Thursday, March 29, 2012

Absence of Malice 1981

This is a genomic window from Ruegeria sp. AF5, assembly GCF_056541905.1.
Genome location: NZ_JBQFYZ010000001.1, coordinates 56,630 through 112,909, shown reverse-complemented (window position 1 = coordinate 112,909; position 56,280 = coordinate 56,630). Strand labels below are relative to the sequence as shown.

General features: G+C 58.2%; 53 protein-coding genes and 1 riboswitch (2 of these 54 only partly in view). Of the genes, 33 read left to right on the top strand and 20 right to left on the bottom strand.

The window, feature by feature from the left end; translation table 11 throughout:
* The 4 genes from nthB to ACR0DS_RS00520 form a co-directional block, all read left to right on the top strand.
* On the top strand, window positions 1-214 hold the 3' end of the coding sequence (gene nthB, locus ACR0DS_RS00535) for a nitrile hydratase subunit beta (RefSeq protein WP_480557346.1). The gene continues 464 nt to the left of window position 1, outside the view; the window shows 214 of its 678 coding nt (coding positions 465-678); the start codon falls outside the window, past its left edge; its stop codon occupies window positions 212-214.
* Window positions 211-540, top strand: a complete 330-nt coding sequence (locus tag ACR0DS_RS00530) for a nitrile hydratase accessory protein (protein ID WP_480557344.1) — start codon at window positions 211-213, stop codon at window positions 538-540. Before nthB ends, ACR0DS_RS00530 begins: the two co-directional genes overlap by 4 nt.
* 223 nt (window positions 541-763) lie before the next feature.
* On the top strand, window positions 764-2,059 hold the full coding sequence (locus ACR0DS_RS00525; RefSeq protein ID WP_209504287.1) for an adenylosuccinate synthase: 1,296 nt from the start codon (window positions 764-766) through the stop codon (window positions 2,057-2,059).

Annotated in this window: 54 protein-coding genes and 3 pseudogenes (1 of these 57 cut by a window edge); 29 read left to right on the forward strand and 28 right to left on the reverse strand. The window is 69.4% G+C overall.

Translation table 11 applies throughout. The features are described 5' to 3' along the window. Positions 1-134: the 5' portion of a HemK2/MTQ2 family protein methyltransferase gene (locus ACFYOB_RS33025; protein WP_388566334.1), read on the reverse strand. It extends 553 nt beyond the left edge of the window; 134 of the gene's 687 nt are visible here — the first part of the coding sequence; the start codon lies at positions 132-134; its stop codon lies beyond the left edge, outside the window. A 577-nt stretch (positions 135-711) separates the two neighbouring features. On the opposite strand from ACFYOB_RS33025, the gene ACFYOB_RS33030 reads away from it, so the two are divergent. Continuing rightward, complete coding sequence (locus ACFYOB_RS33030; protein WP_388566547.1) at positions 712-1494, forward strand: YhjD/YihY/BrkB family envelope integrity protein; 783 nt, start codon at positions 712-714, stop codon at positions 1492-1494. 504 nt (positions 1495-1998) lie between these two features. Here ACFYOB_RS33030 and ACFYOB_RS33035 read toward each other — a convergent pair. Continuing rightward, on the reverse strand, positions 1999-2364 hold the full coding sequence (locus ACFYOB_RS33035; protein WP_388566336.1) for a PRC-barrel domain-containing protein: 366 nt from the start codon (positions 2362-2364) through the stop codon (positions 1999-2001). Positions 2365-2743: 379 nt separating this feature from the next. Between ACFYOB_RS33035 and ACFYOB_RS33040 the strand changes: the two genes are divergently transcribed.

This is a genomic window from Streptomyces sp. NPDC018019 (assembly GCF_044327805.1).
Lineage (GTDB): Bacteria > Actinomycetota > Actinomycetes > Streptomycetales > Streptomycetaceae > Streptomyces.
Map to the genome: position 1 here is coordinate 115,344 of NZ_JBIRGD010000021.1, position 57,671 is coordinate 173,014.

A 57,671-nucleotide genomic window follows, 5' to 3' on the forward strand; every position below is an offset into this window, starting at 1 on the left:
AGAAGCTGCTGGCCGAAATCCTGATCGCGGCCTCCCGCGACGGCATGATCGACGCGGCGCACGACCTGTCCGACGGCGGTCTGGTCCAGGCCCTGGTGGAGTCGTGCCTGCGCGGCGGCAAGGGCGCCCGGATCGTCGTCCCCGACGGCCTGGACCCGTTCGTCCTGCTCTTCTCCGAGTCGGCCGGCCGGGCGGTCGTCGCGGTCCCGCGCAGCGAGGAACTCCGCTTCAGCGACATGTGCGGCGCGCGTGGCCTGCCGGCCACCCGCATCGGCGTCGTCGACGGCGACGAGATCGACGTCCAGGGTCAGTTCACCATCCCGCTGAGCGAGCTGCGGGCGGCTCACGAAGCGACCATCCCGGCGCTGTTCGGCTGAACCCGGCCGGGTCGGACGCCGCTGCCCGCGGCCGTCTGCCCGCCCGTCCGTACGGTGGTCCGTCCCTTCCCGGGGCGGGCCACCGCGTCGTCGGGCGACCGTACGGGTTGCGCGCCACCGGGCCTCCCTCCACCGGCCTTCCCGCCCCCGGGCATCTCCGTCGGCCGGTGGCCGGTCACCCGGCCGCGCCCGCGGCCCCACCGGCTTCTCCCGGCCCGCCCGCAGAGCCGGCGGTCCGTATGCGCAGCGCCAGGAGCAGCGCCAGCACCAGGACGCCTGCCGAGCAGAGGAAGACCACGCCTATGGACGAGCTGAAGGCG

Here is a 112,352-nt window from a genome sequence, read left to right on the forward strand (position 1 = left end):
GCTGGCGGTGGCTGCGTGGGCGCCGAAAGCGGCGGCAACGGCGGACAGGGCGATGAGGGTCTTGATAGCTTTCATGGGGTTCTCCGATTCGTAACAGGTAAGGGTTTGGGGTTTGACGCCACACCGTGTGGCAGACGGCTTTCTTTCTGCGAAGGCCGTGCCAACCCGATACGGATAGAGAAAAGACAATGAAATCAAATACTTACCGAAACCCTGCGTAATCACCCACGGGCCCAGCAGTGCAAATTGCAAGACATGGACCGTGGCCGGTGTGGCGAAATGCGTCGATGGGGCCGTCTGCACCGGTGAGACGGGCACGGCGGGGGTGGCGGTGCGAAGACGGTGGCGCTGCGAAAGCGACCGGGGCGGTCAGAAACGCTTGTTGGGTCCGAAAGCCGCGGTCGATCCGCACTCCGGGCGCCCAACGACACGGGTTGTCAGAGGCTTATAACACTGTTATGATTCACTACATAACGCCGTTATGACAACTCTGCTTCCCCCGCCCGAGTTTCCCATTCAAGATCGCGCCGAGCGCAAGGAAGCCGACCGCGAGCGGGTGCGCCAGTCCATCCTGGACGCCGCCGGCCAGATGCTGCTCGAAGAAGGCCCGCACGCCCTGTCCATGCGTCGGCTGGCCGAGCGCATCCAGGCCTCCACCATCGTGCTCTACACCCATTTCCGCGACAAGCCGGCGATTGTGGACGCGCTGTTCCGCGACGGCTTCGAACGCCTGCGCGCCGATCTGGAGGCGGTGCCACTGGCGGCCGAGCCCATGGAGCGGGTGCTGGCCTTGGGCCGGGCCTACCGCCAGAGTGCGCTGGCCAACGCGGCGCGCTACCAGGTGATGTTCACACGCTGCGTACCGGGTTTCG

Dull and dour movie about newspapers and the rules that reporters sometimes break and  stretch to get a story. Of course there is more to this lemon of a movie but that pretty much sums it up. Ok the plot goes something like this Sally Field plays a pushy and what I consider unprofessional reporter on a Florida newspaper, who steps on the truth with her sexy and very small size open toe heels in order to get her story.  She writes an unproven and ultimately untrue story about Paul Newman who plays the son of a dead gangster, who Sally insinuates is tied up in the recent disappearance of a labor leader. Newman is nice, not a gangster and for most of the running time of the movie tries to get at the source of this false story. Its hard to believe that Sally would last one minute at a newspaper writing the kind of stuff  that she publishes, and it is also  amazing that a newspaper would last two minutes after putting so much unsubstantiated rubbish between their pages.  Both Newman (who is too old for the part by 10 years) and Field are miscast and their performances are lazy and laid back, Newman looks bored and seems to be sleepwalking through the film, but still  got an Oscar nomination for his performance.  Sally all pert and cute in her 80’s outfits is just not convincing to me as a reporter, the role calls out for a Jane Fonda or Faye Dunaway. The only good moments in the film come from the wonderful Melinda Dillon (also Oscar nominated ) who plays a close friend of Newman’s and pays a steep price for a story that Sally publishes about her. What is shocking and surprising to me is that this sort of taking down of a sweet, vulnerable and sympathetic young woman is still being used in movies as late as last year’s “The Ides of March”. The one memorable scene in the film (and indeed one of the most moving and memorable scenes of the decade) is of Dillon  racing across her neighbors lawns at dawn picking up the offending issues of the newspaper with the damaging story about her, before they can be read over morning coffee by her neighbors.  A moment of truth and feeling in an otherwise dead and limp movie. With direction by Sydney Pollock and a script (also Oscar nominated), by Kurt Luedtke.  The good supporting cast includes Bob Balaban, Wilford  Brimley and Josef Sommer.


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